We would prefer to think that teachers don’t need preparing but are able to take an active role in their own personal and professional development. There is wealth of open and accessible learning resources at the click of a button. It is also easy to find online communities of teachers sharing forums for reflection and best practices. Perhaps as educators we should reflect on the importance of lifelong learning and the relevance of the digital world in accepting one’s own training as a personal journey, as an exercise of responsibility towards oneself and one’s community. Perhaps this would make it easier to respond to new situations like the one we are currently experiencing.


David Álvarez defines himself as a lifelong learner and skilled consultant in educational and professional development projects. He holds a degree in Exact Sciences from the University of Granada and qualified as an expert in e-Learning at the University of Seville. He is a specialist in digital literacy, PLE (Personal Learning Environment) and talent management ( He is the author of the publication Personal Learning Environments (PLE): Networked Learning, published by the Spanish Ministry of Education (MECD), and has written articles for other journals such as Entornos Personales De Aprendizaje: Claves Para El Ecosistema Educativo En Red [coordinated by Jordi Adell and Linda Castañeda], La Universidad en la Nube [coordinated by Juliana Bergmann and Mariona Grané for the Transmedia collection at Barcelona University] and Artefactos Digitales: Una escuela digital para la educación de hoy [a Conecta13 publication coordinated by Fernando Trujillo and published by Graó].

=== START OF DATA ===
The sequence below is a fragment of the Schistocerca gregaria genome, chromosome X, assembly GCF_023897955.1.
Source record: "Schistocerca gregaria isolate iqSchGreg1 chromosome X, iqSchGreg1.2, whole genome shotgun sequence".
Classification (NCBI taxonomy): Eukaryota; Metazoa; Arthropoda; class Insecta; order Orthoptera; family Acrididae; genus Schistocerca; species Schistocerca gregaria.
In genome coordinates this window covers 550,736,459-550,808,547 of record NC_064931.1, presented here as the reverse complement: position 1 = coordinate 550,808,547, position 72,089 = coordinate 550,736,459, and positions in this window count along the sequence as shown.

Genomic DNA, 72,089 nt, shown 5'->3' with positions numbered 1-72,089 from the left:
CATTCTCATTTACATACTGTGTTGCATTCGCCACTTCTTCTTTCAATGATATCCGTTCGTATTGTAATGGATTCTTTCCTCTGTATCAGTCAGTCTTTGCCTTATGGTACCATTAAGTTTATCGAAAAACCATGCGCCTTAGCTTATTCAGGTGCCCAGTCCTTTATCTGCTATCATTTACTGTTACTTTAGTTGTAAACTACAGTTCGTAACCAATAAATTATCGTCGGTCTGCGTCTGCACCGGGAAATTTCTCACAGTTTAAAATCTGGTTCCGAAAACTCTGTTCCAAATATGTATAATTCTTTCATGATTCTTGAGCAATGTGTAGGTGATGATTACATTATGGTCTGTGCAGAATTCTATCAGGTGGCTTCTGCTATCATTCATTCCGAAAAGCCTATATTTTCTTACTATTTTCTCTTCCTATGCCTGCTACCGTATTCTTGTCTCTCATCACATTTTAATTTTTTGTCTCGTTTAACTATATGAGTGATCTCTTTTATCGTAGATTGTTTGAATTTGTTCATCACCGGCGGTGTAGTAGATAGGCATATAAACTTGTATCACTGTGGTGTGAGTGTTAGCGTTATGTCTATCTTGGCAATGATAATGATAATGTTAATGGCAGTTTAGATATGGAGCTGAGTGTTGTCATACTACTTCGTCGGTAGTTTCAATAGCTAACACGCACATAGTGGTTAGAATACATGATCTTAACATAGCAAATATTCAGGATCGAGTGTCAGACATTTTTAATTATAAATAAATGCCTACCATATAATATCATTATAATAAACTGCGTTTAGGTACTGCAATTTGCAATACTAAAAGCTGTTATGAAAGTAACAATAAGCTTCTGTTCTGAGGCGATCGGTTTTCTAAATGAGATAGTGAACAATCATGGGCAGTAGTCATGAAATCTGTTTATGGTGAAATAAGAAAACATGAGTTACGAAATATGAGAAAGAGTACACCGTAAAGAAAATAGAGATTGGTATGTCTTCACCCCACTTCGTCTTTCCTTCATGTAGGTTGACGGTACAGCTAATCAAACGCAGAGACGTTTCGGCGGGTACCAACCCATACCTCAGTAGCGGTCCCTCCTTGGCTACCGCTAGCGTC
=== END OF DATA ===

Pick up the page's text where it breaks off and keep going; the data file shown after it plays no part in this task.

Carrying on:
At present

He is a founding member of Conecta13 where, together with Fernando Trujillo, Diego Ojeda and Miguel Angel Ariza and the rest of the team, he works on the design, development and evaluation of professional and organisational development projects. One of the projects he has led, together with Fernando Trujillo, is the design and development of ProFuturo’s Global Framework for Learning and Teaching in the Digital Age.